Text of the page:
Today, bumblebees and honeybees are mistaken for one another all the time. The honeybee is responsible for most of the honey made today. Bumble bees are more important regarding the pollination of wild plants like blueberries and other berries found in Montana. More

Campaign launched against mussel invasion

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By VIRGINIA HOLST/Montana State News

Canyon Ferry and Tiber reservoirs are being infested by mussels, and the state is doing everything it can to prevent them from spreading to other bodies of water.

Aquatic invasive mussels first arrived in Montana in 2016. Other states that have been infested by these pests have incurred millions of dollars in damage to facilities, as well as issues with water and other species health, according to the Montana Mussel Response Website.

“They can change the ecosystem in ways you don’t want the ecosystem to change,” according to Dan Malloy, a research scientist who studies the invasive species. These mussels feed on plankton, a major food source for sportfish, which may be problematic in Montana as the economy largely relies on fishermen.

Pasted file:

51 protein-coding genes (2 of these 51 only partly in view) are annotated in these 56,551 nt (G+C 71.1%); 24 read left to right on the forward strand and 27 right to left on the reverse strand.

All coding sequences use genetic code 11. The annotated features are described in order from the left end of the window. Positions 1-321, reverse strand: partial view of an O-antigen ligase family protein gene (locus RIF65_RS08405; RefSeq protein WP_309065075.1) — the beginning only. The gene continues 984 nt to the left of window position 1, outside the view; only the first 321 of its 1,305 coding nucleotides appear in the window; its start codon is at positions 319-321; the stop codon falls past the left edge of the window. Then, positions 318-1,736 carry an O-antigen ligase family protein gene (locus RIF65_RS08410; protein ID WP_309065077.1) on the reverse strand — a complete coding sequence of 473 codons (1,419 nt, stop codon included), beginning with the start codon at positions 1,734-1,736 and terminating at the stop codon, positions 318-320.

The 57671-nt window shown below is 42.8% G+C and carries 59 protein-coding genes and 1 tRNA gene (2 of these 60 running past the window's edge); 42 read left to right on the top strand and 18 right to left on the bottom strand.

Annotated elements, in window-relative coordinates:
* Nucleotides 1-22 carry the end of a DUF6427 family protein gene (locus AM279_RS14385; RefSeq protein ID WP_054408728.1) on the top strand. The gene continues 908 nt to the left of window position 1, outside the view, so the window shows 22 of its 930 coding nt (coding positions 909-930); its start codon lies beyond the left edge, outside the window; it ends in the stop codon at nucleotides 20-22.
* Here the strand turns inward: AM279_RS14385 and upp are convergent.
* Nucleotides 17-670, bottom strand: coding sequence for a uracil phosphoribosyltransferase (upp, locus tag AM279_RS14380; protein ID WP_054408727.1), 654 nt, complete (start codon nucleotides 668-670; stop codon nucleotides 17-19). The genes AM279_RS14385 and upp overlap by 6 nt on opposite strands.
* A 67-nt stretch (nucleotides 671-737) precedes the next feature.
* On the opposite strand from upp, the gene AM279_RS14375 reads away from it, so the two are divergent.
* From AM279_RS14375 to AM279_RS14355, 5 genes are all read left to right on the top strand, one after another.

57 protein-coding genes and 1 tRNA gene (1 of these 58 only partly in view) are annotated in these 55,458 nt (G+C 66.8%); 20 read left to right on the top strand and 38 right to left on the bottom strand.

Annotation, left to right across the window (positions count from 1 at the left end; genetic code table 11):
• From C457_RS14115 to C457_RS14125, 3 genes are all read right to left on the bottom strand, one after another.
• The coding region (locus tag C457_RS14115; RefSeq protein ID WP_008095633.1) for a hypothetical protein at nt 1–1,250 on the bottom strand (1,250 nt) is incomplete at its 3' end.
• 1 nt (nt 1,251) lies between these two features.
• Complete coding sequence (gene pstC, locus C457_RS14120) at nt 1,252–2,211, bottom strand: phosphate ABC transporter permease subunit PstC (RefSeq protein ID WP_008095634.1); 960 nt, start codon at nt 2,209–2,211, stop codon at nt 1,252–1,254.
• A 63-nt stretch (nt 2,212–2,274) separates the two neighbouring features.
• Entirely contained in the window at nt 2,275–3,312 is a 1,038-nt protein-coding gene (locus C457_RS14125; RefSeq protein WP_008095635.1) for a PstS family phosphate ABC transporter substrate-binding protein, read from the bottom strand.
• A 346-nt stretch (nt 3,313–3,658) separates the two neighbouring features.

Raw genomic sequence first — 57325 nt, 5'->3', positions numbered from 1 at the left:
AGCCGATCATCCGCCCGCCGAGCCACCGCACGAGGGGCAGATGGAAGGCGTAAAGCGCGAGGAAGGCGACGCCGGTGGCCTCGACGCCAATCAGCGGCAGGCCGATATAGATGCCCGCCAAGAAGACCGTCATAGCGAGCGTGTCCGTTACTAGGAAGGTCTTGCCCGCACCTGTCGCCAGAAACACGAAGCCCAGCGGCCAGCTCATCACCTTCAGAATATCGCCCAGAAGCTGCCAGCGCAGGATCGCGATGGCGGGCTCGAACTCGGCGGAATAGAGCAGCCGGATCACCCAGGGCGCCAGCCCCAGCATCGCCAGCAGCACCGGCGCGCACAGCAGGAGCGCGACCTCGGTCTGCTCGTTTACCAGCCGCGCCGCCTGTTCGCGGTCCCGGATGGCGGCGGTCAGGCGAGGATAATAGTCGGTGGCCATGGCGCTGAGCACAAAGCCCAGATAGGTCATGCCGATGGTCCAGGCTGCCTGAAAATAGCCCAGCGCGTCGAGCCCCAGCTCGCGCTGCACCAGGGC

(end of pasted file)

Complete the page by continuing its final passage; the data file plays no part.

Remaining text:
Boaters and other recreational water users inadvertently transport Zebra and Quagga Mussel larva nearly every time that they don’t properly clean their equipment. Therefore, Montana Fish, Wildlife, and Parks (FWP) is doing everything it can to prevent the dangers that tag along with these tag-alongs. More

Senate panel nixes bill on brucellosis status

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By MICHELLE BURGER/Montana State News

A state Senate committee tabled a measure that would remove brucellosis from the federal disease list.